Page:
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Life as a freelancer

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Life as a freelancer

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A few of our long term freelance workers

Freelance 101 - What you need to know
  • How likely is it that I will always be in work?

    Like everything in life there are highs and lows, but thankfully the shift in the construction market over the last two years has led to a greater number and variety of temporary assignments on offer. The average length of assignments are increasing from weeks to months across the majority of the sectors we work in, and due to a consistent number of vacancies being registered with us, our temporary workers have fewer gaps between one assignment finishing and their next one starting. Unfortunately, we are unable to provide any guarantees regarding continuity of work, however, to show you the level of improvement in the freelance construction market, we have seen an increasing number of individuals leaving their permanent positions to work on a freelance basis. You can read about Mark, a Site Engineer from Glasgow's journey to freelance employment below.

  • How busy is the freelance market at the moment?

    The freelance construction market has become increasingly busy and continues to grow. This is due to a number of different factors but largely in part to an increase in construction activity and our clients need for a flexible workforce. Contract Scotland has continued to experience growth with the number of temporary workers placed in jobs. There has been a 12% increase in temporary jobs registered this year so far in comparison to 2015. With some individuals leaving the construction industry after the recession hit adding to the current skills shortage already looming, we find that we are filling between 50-60% of the freelance jobs registered with us, meaning that there is still a great variety of jobs on offer.

     

  • How often will I be paid?

    Every Friday on a weekly basis, as long as your timesheet is sent in on time and is correctly authorised.  Contract Scotland operates a dedicated in-house payroll team within our finance department. Our team works tirelessly to ensure that your payment reaches you on time every time, and we are proud to have a 100% pay rate for temps who send their correctly authorised timesheet in by our deadline, which is 5 pm on a Monday. We pay our temporary workers regardless of us being paid by our clients, so you can rest assured that this is not an issue you would need to worry if you were ever to work through us.

    Please note that if your timesheet is going to be late for any reason, we ask that you call us to advise of this.

    It should also be pointed out that if you are working through your limited company, 5 pm on a Monday is also the deadline for invoice submissions.

     

  • What happens regarding holidays?

    All annual leave must first be agreed with the client you are working with. If working with us, you must also make your Consultant and the payroll team know.

    Depending on your payment method, you may or may not receive payment for annual leave from us. As a general rule, those working PAYE have access to payments depending on their accrual of holidays. Those working through their own Ltd Company are required to make their own provisions and umbrella company employees should contact their provider.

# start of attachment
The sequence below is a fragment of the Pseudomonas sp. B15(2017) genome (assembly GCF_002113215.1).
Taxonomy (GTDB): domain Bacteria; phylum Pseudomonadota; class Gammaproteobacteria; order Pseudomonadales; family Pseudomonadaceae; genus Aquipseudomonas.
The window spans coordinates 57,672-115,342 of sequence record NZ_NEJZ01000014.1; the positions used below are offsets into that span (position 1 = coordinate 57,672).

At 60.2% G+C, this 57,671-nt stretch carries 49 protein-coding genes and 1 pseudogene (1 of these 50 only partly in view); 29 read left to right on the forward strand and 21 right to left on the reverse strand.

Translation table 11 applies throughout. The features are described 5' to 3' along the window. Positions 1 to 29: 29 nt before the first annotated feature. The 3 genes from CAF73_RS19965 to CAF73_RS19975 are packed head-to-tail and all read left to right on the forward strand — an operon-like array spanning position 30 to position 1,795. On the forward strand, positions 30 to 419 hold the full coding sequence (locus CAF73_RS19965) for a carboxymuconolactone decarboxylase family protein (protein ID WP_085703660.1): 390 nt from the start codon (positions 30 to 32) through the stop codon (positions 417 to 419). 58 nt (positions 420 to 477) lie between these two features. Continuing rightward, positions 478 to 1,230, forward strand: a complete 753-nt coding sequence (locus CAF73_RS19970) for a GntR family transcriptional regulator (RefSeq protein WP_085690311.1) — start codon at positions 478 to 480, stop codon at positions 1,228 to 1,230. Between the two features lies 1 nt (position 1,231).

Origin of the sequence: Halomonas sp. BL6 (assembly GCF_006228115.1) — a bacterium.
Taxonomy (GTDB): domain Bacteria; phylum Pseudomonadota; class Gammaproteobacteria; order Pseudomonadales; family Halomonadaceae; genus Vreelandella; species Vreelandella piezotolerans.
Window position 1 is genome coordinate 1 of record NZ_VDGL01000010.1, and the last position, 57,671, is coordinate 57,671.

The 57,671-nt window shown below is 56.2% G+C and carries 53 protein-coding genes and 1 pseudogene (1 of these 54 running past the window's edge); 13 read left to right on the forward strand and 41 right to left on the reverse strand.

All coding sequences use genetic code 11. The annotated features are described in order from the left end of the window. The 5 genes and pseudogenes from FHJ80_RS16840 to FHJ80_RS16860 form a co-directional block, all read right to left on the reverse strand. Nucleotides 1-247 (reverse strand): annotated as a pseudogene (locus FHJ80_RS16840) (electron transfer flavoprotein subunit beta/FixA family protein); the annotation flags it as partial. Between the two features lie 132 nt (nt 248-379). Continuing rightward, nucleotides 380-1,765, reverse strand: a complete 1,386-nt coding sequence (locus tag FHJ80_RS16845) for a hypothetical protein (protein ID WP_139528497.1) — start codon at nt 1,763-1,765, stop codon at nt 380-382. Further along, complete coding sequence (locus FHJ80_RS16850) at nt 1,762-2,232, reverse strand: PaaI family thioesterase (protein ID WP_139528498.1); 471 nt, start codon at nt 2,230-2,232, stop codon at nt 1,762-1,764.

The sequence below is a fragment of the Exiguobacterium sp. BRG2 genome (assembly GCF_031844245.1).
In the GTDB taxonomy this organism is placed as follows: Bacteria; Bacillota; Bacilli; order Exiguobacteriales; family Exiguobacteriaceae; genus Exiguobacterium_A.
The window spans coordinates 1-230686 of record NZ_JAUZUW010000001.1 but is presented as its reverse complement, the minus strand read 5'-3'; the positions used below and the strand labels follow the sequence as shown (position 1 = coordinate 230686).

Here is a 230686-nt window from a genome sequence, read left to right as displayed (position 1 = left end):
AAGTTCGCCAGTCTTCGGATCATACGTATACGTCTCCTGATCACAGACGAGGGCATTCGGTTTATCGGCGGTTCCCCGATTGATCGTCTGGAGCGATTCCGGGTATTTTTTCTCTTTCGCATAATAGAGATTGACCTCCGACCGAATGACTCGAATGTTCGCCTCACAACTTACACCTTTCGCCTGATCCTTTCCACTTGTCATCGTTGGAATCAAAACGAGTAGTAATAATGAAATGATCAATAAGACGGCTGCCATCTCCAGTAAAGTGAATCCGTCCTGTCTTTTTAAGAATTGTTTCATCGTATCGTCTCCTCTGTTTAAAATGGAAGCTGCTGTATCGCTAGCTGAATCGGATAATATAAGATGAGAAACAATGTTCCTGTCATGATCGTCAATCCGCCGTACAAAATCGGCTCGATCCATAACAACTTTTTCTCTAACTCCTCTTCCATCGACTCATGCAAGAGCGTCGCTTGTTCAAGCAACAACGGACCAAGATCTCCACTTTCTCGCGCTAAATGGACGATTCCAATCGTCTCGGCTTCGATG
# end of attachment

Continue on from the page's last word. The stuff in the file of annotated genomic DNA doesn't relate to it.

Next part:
Regardless of your payment method, we ask that you advise us in advance of any annual leave you are planning on taking. This way we won't chase you for outstanding timesheets while you are sunning yourself abroad. 

  • How do I pay my tax?

    Good question! You might be thinking “what does this mean?” and who could blame you. Working freelance though an agency doesn’t just give you the opportunity to work on various projects, it also provides the opportunity to work through a different payment method. There are three main ways that a freelancer can elect to pay their tax on an assignment through us: via an umbrella company, through your limited company or pay as you earn (PAYE). We have the knowledge and information to provide you with details for each of the different methods, but ultimately it will be your decision as to which method is suitable for your individual circumstances. It is advisable that you seek independent financial advice as we are unable to provide this service for you.

  • What will my hourly rate be?

    Hourly rates have been improving gradually and are nearly back to pre-recession levels. Most sectors of the freelance market have experienced a 15% pay rise in hourly rates from Summer 2014. As our consultants are non-commission based, you can rest assured that we will always provide you with impartial consultative advice around market rates. Contact the freelance team to find out more about the average rates for your role.

  • How does that compare to a permanent salary?

    There is a lot to take into consideration when thinking about the move from permanent employment into freelance work. Little things that you might have taken for granted while working in a permanent job need to be assessed as to how it works in the freelance world. For example, it can be tough to compare temporary rates to permanent salaries, and it will often appear that temporary workers on an assignment earn more than their permanent equivalent. In some cases this is true and in others, it is not. Things to consider include:

    • Basic hourly rate
    • Contracted hours
    • Holiday pay
    • Sick pay
    • Pension
    • Company car/allowance
    • Bonus